This Super Bowl ad did not get as much attention as some of the other ones addressing gender roles, but I think it reveals a lot about modern girlhood in America. It shows a father and daughter watching a football game. After the other team scores a touchdown on their team, the daughter comments “They’re relying too much on the blitz.” Surprised, the father asks his Amazon Alexa to play the song “My Girl” to express his pride. While most of our novels present girlhood as a training period for womanhood, this commercial shows girlhood as time to learn about traditionally male pastimes as well. This change reflects lessening of distinctions between male and female adulthood, and thus between girlhood and boyhood as well.
Interestingly the girl in the commercial had some more traditional Western toys beside her, but instead focuses on the football game. Jacqueline Reid-Walsh’s essay on Girlhood spends a lot of time discussing dolls as they relate to girlhood and preparation for the “coquetry” of womanhood. She also discusses the didactic nature of girl’s literature in preparing them for their domestic roles of adulthood. However Reid- Walsh also writes “Changing concepts of girlhood now encompassed tomboys as a youthful identity, not simply a phase to be passed through on the way to mature womanhood (Renolds 2008)”.
Instead of learning “coquetry” or “domesticity” from her dolls and books, the girl in this commercial has chosen to engage in something with her father and glean knowledge by observing him. This learning style is very similar to the one presented in many of our books. Zitkala-Sâ learns embroidery and etiquette from observing her mother. Interestingly this girl has learned from her father, a male figure, rather than a female character. The novels we’ve read almost exclusively show learning along same-gendered lines (fathers teach sons and mothers teach daughters). The commercial’s choice reflects a continuing trend that tomboyishness is not only acceptable but encouraged in young girls in order to become more well-rounded women.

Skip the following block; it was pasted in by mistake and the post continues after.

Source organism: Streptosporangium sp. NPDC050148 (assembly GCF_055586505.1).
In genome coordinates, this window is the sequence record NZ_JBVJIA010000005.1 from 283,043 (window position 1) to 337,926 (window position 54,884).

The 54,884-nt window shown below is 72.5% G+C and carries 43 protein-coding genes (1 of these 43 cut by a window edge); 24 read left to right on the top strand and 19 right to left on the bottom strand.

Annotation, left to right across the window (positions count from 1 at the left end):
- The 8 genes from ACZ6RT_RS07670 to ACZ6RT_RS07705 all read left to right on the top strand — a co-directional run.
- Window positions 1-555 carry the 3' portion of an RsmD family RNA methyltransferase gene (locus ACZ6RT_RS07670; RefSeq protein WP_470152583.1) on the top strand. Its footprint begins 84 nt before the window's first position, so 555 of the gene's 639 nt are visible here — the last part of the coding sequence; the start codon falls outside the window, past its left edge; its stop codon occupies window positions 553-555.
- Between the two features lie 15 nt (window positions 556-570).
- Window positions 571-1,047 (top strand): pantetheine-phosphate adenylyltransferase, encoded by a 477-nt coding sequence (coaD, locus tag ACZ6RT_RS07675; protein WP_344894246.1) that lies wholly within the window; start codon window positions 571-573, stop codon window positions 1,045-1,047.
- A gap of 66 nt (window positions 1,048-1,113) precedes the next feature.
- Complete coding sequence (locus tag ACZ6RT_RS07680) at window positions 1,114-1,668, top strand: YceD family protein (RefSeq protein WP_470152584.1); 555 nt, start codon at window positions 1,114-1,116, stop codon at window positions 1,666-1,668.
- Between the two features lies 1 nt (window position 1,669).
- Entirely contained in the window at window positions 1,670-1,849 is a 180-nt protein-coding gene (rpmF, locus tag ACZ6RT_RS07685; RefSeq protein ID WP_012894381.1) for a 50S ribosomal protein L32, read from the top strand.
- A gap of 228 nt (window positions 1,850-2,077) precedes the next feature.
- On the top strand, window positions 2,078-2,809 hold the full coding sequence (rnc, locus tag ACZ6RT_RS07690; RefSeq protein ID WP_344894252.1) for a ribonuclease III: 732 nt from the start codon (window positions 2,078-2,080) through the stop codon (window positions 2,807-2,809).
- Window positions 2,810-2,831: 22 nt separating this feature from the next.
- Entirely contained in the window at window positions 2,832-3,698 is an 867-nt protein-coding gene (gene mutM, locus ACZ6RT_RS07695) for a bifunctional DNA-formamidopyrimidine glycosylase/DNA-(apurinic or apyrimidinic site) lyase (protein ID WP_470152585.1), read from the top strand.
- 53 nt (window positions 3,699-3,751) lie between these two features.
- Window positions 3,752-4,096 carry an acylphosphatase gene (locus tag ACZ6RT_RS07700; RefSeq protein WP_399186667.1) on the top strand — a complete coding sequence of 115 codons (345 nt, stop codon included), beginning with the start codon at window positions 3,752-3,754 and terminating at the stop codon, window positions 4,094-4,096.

While football knowledge isn’t necessary for a girl to become a successful adult. Knowledge of anything traditionally seen as a more masculine topic gives her a unique sense of credibility (she’s a real fan). This commercial would not happen with a father and son, because it’s assumed that a boy would automatically understand and engage with something his father’s interested in.